With that, there was a flash of smoke and fire and the creature was gone. The priest led the hysteric boy home. Neither ever encountered the aosán or his ceol sí again, even though they both lived very long lives. However, they never left their firesides again after dark.

I love these types of stories and hope you enjoy them as well. Our questions this month won’t be quite as intense, but if the purpose of language is communication, then questions are the source of knowledge.

There are a few words that may be unfamiliar in our story. A sheoguey creature is magical or otherworldly. Aosán is an evil fairy and ceol sí is fairy music. Sliabh Luachra is an upland region in Munster, on the borders of counties Cork, Kerry and Limerick; it was the birthplace of Patrick Dineen, who compiled Dineen’s Dictionary, a must when your reading some of these great old Irish tales.

FOCLÓIR
Tá ceist agam.  (taw keysht ah-gum) I have a question

Cén t-anim atá ort? (kehn tan-im ah-taw ort) What is your name?    Connacht

Cad is anim duit?  (kahj iss an-im gwit)  What is your name?   Munster

C’anim ort? (kan-im ort) What is your name?   Ulster

Seán is anim dom. (shawn is an-im dom) Sean is my name.

Is mise Nora. (iss me-sha nora) I am Nora.

We talked before about changes to words to show emphasis, ort can be changed to ortsa and dom to domsa  to achieve that.

Tá sé go deas bualadh leat/ leatsa. (taw shay guh jess bool-ah laht/lahtsa) It’s nice to meet you.

Tá se go deas bualadh leatsa freisin. (taw shay guh jess bool-ah lahtsa fresh-in) It’s nice to meet you as well.

Seo é Micheál (sho ay mee-hall) This is Michael

Seo í Bríd. (sho ee breedge) This is Bríd.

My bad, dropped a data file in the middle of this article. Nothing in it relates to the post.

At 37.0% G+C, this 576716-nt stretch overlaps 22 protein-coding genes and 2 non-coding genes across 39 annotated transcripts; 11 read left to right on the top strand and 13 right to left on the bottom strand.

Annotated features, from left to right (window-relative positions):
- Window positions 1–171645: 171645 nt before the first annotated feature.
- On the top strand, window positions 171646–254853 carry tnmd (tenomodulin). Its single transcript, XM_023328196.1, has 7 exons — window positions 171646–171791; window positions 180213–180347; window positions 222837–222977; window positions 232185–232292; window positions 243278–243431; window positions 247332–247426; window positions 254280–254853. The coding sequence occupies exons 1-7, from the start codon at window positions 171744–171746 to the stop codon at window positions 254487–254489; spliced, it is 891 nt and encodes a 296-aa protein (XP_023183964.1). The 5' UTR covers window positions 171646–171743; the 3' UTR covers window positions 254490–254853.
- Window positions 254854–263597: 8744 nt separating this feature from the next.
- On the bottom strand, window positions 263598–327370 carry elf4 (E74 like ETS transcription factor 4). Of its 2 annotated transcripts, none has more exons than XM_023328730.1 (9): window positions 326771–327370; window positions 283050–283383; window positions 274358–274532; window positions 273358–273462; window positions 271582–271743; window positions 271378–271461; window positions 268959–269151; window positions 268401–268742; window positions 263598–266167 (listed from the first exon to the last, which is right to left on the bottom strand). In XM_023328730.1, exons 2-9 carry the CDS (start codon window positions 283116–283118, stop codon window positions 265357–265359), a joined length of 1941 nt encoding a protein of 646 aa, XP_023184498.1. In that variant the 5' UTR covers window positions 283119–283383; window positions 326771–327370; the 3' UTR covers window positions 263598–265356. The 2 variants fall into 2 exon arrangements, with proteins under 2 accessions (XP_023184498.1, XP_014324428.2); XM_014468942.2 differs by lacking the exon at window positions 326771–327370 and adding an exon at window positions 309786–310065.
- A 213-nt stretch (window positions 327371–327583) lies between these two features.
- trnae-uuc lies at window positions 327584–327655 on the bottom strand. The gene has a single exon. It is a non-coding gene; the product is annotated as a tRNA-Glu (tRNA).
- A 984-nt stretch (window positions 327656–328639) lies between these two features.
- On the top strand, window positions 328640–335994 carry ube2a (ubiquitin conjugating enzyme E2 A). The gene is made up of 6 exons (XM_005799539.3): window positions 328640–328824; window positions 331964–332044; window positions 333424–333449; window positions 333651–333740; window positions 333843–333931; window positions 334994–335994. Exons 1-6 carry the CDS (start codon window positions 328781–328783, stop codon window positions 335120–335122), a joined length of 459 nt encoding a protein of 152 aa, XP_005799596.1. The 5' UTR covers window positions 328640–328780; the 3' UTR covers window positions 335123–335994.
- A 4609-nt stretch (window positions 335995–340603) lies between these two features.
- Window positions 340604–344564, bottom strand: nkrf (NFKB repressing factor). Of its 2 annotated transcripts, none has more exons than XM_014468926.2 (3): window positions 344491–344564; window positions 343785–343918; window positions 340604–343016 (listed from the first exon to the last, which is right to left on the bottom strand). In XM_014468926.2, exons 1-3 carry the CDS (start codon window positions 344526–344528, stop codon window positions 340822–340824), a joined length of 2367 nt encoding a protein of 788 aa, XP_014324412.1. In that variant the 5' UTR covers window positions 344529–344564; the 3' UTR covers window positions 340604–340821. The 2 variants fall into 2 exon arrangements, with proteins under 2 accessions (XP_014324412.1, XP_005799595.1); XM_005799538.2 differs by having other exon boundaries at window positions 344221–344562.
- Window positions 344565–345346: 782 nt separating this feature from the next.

Seo iad Brendan agus Aoife. (sho ee-id brendan ah-gus ee-fa) This is Brendan and Aoife.

Note here the three different versions of the word used for it, é, í and iad.

An bhfuil tú pósta? (ahn will too post-a) Are you married?

An bhfuil tusa pósta? (ahn will tuh-sa post-a) Are you married? Emphatic

An bhfuil tú fein pósta? (ahn will too fayne post-a) Are you married yourself?

Tá mé pósta. (taw may post-a) I am married.

Níl mé pósta. (neel may post-a) I’m noot married.

Tá mé singil. (taw may single) I’m single.

Is baintreach mé. (iss byntrahk may) I’m a widow/widower.

An bhfuil páistí agat/agatsa? (ahn will paw-shtee ah-gut/ah-gutsa) Do you have children?

An bhfuil clann agat? (ahn will clan ah-gut) Do you have a family?( implies having children)

An bhfuil páistí agaibh? (ahn will paw-shtee ah-giv) Do you (two) have children?

Tá / Níl (taw neel) Yes or No

Níl páistí ar bith agam. (neel paw-shtee ar bih ah-gum) I have no children.

Níl clann ar bith agam. (neel clan ar bih ah-gum) I have no children.

Níl páistí ar bith againn. (neel paw-shtee ar bih ah-gihn) We have no children.

Cé mhéad páistí agat? (kah vayd paw-shtee ah-gut) How many children do you have?

An bhfuil garchlann agat? (ahn will gar-klahn ah-gut) Do you have grandchildren?

Cé mhéad garchlann agat? (kah vayd gar-klahn ah-gut) How many grandchildren do you have?

Cá (kaw) where

Cá bhfuil (kaw will) where is

Cá raibh sé? (kaw rev shay) Where was he/it?

Cén uair? (kayne oo-ir) when

Cad é (kah jay) what

Cén fáth (kayne fah) why?

Slán go fóill!

*Bob Carney is a student of Irish history and languages and teaches the Speak Irish Cleveland Class held every Tuesday at PJ McIntyre’s. He is also active in Irish Wolfhound and Irish dogs organizations in and around Cleveland. Wife Mary, hounds Rían and Aisling, and terrier Doolin keep the house jumping. He can be raeched at [email protected]